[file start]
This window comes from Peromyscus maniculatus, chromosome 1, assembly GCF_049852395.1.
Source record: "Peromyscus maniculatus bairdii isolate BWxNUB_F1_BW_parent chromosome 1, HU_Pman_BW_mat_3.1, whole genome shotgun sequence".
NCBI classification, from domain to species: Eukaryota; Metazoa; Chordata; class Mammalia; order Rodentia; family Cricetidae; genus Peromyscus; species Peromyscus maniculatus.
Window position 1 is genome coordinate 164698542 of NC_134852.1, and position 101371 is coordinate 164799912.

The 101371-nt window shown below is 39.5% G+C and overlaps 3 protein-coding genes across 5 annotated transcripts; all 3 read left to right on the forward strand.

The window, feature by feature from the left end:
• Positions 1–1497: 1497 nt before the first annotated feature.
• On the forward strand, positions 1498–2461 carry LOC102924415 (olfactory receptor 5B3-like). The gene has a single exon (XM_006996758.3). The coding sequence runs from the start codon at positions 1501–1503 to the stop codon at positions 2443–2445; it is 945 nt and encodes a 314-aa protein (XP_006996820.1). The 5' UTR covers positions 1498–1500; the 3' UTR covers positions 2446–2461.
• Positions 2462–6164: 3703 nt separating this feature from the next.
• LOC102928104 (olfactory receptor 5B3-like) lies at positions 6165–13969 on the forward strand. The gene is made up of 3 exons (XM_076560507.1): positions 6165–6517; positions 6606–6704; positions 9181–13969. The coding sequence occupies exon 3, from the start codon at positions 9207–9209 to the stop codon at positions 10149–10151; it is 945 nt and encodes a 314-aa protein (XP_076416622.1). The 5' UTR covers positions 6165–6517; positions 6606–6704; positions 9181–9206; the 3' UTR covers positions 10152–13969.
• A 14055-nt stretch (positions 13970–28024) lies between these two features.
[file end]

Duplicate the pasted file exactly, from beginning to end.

This window comes from Peromyscus maniculatus, chromosome 1, assembly GCF_049852395.1.
Source record: "Peromyscus maniculatus bairdii isolate BWxNUB_F1_BW_parent chromosome 1, HU_Pman_BW_mat_3.1, whole genome shotgun sequence".
NCBI classification, from domain to species: Eukaryota; Metazoa; Chordata; class Mammalia; order Rodentia; family Cricetidae; genus Peromyscus; species Peromyscus maniculatus.
Window position 1 is genome coordinate 164698542 of NC_134852.1, and position 101371 is coordinate 164799912.

The 101371-nt window shown below is 39.5% G+C and overlaps 3 protein-coding genes across 5 annotated transcripts; all 3 read left to right on the forward strand.

The window, feature by feature from the left end:
• Positions 1–1497: 1497 nt before the first annotated feature.
• On the forward strand, positions 1498–2461 carry LOC102924415 (olfactory receptor 5B3-like). The gene has a single exon (XM_006996758.3). The coding sequence runs from the start codon at positions 1501–1503 to the stop codon at positions 2443–2445; it is 945 nt and encodes a 314-aa protein (XP_006996820.1). The 5' UTR covers positions 1498–1500; the 3' UTR covers positions 2446–2461.
• Positions 2462–6164: 3703 nt separating this feature from the next.
• LOC102928104 (olfactory receptor 5B3-like) lies at positions 6165–13969 on the forward strand. The gene is made up of 3 exons (XM_076560507.1): positions 6165–6517; positions 6606–6704; positions 9181–13969. The coding sequence occupies exon 3, from the start codon at positions 9207–9209 to the stop codon at positions 10149–10151; it is 945 nt and encodes a 314-aa protein (XP_076416622.1). The 5' UTR covers positions 6165–6517; positions 6606–6704; positions 9181–9206; the 3' UTR covers positions 10152–13969.
• A 14055-nt stretch (positions 13970–28024) lies between these two features.